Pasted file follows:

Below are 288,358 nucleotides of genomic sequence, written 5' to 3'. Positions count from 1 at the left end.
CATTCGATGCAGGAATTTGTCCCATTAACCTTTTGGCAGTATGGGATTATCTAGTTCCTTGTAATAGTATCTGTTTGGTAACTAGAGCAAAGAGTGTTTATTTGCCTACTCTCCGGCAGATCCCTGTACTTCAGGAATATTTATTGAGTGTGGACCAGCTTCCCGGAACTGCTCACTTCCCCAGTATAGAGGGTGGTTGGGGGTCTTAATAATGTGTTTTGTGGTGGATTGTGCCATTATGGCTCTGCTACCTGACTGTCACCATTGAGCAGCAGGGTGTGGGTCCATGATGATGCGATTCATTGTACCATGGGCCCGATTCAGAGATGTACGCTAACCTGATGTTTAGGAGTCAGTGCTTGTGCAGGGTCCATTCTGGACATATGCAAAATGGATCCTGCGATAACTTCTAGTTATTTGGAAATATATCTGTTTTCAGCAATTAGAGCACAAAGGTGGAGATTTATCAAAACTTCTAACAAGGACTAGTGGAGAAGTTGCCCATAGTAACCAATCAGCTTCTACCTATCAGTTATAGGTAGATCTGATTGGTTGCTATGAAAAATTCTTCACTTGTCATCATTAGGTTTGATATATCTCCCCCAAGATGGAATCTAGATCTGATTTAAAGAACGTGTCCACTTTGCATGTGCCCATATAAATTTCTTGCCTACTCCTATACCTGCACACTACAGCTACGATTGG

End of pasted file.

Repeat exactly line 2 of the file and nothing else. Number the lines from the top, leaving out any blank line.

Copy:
CATTCGATGCAGGAATTTGTCCCATTAACCTTTTGGCAGTATGGGATTATCTAGTTCCTTGTAATAGTATCTGTTTGGTAACTAGAGCAAAGAGTGTTTATTTGCCTACTCTCCGGCAGATCCCTGTACTTCAGGAATATTTATTGAGTGTGGACCAGCTTCCCGGAACTGCTCACTTCCCCAGTATAGAGGGTGGTTGGGGGTCTTAATAATGTGTTTTGTGGTGGATTGTGCCATTATGGCTCTGCTACCTGACTGTCACCATTGAGCAGCAGGGTGTGGGTCCATGATGATGCGATTCATTGTACCATGGGCCCGATTCAGAGATGTACGCTAACCTGATGTTTAGGAGTCAGTGCTTGTGCAGGGTCCATTCTGGACATATGCAAAATGGATCCTGCGATAACTTCTAGTTATTTGGAAATATATCTGTTTTCAGCAATTAGAGCACAAAGGTGGAGATTTATCAAAACTTCTAACAAGGACTAGTGGAGAAGTTGCCCATAGTAACCAATCAGCTTCTACCTATCAGTTATAGGTAGATCTGATTGGTTGCTATGAAAAATTCTTCACTTGTCATCATTAGGTTTGATATATCTCCCCCAAGATGGAATCTAGATCTGATTTAAAGAACGTGTCCACTTTGCATGTGCCCATATAAATTTCTTGCCTACTCCTATACCTGCACACTACAGCTACGATTGG